Both reports suggest that Mueller’s questions for Kushner focused mainly on Flynn. CNN’s source said the conversation lasted less than 90 minutes, and that “the nature of this conversation was principally to make sure Kushner doesn't have information that exonerates Flynn.”

Perhaps things were as straightforward as that. But that interview also means that Mueller got Kushner on the record about his version of events that related to Flynn — before Flynn was known to have become a cooperating witness.

And since it is a crime to make false statements to the FBI, if Kushner was less than fully forthcoming about matters Flynn is now prepared to dish on, he could be in some legal jeopardy.

For instance: Flynn has now admitted that senior officials on the Trump transition team were aware of his outreach to Kislyak on the matter of sanctions during the transition. We don’t yet know if those officials include Kushner, but if they did, and if Kushner failed to tell Mueller that, he could be in legal trouble.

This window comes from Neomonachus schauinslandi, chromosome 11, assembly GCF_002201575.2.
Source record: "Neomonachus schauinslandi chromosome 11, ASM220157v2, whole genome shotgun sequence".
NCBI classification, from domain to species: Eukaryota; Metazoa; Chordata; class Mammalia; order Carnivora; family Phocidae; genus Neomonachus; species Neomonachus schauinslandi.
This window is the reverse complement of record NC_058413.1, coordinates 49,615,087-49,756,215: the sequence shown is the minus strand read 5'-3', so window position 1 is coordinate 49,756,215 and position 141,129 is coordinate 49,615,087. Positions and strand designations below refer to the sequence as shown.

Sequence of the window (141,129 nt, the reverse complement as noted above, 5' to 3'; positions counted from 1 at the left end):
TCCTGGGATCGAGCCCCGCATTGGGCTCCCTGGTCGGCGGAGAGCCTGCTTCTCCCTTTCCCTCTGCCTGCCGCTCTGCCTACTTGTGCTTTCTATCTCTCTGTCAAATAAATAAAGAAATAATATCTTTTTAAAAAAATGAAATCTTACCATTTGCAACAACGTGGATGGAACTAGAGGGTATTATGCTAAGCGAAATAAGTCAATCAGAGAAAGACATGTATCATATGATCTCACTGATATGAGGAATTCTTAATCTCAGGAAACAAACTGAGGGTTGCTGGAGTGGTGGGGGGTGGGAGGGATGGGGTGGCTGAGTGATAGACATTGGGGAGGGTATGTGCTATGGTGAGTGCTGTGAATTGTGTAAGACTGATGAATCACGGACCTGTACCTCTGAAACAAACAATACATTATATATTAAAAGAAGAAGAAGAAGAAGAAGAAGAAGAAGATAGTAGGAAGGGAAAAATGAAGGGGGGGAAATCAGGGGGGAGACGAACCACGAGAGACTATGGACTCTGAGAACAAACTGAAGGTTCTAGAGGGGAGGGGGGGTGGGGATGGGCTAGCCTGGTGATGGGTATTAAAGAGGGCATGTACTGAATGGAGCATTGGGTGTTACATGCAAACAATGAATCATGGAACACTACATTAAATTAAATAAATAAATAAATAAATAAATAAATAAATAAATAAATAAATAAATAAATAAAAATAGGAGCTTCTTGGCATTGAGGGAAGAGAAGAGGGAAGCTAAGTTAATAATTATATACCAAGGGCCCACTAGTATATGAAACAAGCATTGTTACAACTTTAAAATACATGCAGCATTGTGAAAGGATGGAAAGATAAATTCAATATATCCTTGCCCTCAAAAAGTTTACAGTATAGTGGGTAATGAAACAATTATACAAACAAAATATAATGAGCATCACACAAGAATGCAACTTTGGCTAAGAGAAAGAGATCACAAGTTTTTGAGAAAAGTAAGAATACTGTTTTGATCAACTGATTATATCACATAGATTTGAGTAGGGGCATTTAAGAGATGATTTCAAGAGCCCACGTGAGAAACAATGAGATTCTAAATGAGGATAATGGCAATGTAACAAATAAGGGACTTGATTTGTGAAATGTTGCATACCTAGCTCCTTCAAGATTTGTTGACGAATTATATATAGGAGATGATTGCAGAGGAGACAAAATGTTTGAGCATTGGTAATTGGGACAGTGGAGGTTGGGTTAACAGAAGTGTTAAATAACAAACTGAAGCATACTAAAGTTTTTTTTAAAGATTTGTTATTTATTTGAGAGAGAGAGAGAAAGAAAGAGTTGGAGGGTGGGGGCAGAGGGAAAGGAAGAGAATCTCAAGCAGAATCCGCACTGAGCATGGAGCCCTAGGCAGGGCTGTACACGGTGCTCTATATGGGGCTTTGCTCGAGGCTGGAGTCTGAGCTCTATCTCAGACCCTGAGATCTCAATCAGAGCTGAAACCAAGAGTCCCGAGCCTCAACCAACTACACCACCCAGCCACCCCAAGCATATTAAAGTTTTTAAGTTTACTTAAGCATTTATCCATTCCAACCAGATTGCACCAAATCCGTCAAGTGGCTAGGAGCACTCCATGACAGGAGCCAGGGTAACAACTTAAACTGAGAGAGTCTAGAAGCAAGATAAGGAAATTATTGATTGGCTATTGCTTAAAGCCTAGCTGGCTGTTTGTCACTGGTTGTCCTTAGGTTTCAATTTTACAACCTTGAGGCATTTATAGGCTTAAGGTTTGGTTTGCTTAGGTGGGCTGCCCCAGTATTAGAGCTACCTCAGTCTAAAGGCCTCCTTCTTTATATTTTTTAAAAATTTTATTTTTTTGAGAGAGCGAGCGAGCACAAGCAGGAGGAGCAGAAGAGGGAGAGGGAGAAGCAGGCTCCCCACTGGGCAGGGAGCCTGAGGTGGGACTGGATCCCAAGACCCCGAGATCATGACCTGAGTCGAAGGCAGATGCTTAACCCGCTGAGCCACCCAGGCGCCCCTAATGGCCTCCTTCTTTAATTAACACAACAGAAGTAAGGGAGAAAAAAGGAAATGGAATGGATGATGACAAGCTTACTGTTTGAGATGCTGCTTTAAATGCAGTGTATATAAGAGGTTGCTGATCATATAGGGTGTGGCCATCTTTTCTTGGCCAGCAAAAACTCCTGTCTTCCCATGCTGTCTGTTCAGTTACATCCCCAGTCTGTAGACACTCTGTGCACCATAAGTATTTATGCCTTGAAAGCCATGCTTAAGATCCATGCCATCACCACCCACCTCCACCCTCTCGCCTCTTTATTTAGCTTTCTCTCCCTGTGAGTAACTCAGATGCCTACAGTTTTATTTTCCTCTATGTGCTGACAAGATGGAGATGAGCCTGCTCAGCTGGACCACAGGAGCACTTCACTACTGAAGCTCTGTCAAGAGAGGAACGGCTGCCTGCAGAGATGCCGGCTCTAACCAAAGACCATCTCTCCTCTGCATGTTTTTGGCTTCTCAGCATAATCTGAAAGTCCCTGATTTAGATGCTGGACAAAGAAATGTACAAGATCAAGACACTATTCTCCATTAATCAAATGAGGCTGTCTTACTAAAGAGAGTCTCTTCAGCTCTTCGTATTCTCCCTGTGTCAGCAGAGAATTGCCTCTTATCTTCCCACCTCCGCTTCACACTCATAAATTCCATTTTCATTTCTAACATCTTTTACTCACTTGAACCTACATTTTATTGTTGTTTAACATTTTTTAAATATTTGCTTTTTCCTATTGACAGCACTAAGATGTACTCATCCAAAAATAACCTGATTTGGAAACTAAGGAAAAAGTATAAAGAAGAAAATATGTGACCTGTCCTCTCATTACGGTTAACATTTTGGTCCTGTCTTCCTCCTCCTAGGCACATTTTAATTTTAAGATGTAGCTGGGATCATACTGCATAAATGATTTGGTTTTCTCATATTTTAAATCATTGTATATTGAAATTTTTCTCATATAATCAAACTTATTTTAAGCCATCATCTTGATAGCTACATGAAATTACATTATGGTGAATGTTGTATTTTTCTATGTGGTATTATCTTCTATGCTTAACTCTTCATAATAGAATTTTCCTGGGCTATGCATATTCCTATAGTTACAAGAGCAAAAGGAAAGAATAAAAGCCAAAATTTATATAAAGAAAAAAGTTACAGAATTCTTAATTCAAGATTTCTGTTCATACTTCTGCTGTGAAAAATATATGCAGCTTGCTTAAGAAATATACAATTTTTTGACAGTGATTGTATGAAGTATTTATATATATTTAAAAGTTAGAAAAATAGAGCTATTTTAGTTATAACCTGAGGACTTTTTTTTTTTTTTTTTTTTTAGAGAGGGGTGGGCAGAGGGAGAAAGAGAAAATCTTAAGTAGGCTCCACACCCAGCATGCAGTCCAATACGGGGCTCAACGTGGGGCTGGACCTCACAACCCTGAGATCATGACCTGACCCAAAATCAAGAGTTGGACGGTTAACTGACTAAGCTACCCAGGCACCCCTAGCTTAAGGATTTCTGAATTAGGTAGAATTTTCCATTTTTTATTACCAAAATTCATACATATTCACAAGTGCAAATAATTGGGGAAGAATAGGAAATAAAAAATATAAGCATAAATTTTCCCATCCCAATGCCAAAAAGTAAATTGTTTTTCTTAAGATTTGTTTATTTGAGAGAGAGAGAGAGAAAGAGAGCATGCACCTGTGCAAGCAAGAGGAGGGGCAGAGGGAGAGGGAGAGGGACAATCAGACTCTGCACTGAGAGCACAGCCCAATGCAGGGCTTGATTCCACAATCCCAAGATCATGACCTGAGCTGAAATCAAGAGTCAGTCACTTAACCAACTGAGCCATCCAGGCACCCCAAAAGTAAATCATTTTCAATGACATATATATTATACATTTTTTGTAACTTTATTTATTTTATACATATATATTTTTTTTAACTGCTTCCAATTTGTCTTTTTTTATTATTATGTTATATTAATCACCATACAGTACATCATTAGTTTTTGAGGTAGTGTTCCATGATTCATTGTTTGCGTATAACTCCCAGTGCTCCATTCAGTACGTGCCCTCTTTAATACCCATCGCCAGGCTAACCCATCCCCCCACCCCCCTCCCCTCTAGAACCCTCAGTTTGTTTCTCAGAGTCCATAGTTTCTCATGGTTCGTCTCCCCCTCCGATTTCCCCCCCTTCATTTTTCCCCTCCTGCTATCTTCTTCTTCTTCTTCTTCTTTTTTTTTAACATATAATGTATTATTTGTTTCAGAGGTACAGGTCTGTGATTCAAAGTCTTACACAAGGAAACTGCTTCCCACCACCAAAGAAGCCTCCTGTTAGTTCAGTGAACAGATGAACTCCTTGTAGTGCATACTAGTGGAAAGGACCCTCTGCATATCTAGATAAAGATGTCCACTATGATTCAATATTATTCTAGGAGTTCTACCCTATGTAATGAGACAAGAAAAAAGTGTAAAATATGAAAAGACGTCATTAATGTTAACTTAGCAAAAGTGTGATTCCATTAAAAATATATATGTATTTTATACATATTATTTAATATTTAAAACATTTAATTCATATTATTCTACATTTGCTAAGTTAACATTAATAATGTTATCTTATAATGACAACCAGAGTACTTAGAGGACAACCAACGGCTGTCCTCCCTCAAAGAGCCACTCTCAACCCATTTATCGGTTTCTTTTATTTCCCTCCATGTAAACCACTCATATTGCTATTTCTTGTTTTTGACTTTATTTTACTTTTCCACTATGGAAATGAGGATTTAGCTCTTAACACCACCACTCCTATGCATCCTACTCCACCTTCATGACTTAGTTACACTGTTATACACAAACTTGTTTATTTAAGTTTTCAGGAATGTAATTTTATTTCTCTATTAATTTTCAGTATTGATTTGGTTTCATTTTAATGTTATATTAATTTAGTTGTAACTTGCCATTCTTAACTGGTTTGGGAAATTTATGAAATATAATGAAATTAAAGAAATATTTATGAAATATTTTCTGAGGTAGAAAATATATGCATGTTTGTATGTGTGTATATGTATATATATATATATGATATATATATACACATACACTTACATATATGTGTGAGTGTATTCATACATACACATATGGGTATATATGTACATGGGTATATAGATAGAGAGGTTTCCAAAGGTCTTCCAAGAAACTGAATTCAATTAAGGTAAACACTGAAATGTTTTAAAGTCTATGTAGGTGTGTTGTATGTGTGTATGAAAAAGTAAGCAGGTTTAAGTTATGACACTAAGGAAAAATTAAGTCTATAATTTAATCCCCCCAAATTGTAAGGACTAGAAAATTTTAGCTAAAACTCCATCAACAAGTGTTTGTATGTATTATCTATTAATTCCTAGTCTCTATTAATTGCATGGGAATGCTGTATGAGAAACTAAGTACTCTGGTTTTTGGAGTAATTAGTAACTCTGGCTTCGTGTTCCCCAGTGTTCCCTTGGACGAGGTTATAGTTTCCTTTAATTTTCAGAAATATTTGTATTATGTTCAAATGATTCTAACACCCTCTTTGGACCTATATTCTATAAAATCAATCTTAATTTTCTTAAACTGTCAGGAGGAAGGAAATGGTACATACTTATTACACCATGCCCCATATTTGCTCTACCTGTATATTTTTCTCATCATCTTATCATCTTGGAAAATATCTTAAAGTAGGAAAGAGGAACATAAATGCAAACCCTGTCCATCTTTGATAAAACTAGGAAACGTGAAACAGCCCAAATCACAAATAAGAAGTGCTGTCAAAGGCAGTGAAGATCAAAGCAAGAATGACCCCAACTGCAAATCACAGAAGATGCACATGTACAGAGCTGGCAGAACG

What we’ve learned from court documents released Friday, and subsequent reporting, is that during the transition, Kushner instructed Flynn to try to get the Russian ambassador to block a United Nations Security Council vote condemning Israeli settlements.

Some liberals have suggested that merely by attempting to influence foreign policy during the transition, Kushner (and Trump) could have run afoul of the Logan Act, an obscure 1799 law that prohibits people outside the US executive branch from making foreign policy.

But this law is obscure for a reason — no one’s ever been successfully prosecuted under it. And it seems a stretch to apply it to advisers to the president-elect who are preparing to take office.

So for the matter of whether there’s any greater underlying scandal that implicates Kushner, we don’t yet know. But Flynn may soon have something to say about that.